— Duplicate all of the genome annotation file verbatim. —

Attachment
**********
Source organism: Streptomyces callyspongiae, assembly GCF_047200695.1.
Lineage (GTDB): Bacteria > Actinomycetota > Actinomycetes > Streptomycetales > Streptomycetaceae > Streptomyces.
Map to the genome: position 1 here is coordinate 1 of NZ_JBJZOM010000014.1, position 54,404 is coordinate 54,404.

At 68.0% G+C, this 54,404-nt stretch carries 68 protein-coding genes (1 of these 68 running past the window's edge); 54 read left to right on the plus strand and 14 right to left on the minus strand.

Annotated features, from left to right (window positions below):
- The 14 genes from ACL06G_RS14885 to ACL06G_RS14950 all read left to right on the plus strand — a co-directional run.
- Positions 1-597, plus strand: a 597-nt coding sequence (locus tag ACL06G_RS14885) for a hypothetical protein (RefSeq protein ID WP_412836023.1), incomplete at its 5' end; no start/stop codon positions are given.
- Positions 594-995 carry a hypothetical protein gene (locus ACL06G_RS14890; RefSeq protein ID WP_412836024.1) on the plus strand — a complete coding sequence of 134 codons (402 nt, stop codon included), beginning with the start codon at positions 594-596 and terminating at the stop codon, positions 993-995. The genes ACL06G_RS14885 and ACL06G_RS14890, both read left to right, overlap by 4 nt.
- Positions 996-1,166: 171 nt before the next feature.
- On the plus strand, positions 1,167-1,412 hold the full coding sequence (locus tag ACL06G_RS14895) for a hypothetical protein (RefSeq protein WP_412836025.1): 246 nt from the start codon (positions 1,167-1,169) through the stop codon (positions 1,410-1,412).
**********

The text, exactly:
Source organism: Streptomyces callyspongiae, assembly GCF_047200695.1.
Lineage (GTDB): Bacteria > Actinomycetota > Actinomycetes > Streptomycetales > Streptomycetaceae > Streptomyces.
Map to the genome: position 1 here is coordinate 1 of NZ_JBJZOM010000014.1, position 54,404 is coordinate 54,404.

At 68.0% G+C, this 54,404-nt stretch carries 68 protein-coding genes (1 of these 68 running past the window's edge); 54 read left to right on the plus strand and 14 right to left on the minus strand.

Annotated features, from left to right (window positions below):
- The 14 genes from ACL06G_RS14885 to ACL06G_RS14950 all read left to right on the plus strand — a co-directional run.
- Positions 1-597, plus strand: a 597-nt coding sequence (locus tag ACL06G_RS14885) for a hypothetical protein (RefSeq protein ID WP_412836023.1), incomplete at its 5' end; no start/stop codon positions are given.
- Positions 594-995 carry a hypothetical protein gene (locus ACL06G_RS14890; RefSeq protein ID WP_412836024.1) on the plus strand — a complete coding sequence of 134 codons (402 nt, stop codon included), beginning with the start codon at positions 594-596 and terminating at the stop codon, positions 993-995. The genes ACL06G_RS14885 and ACL06G_RS14890, both read left to right, overlap by 4 nt.
- Positions 996-1,166: 171 nt before the next feature.
- On the plus strand, positions 1,167-1,412 hold the full coding sequence (locus tag ACL06G_RS14895) for a hypothetical protein (RefSeq protein WP_412836025.1): 246 nt from the start codon (positions 1,167-1,169) through the stop codon (positions 1,410-1,412).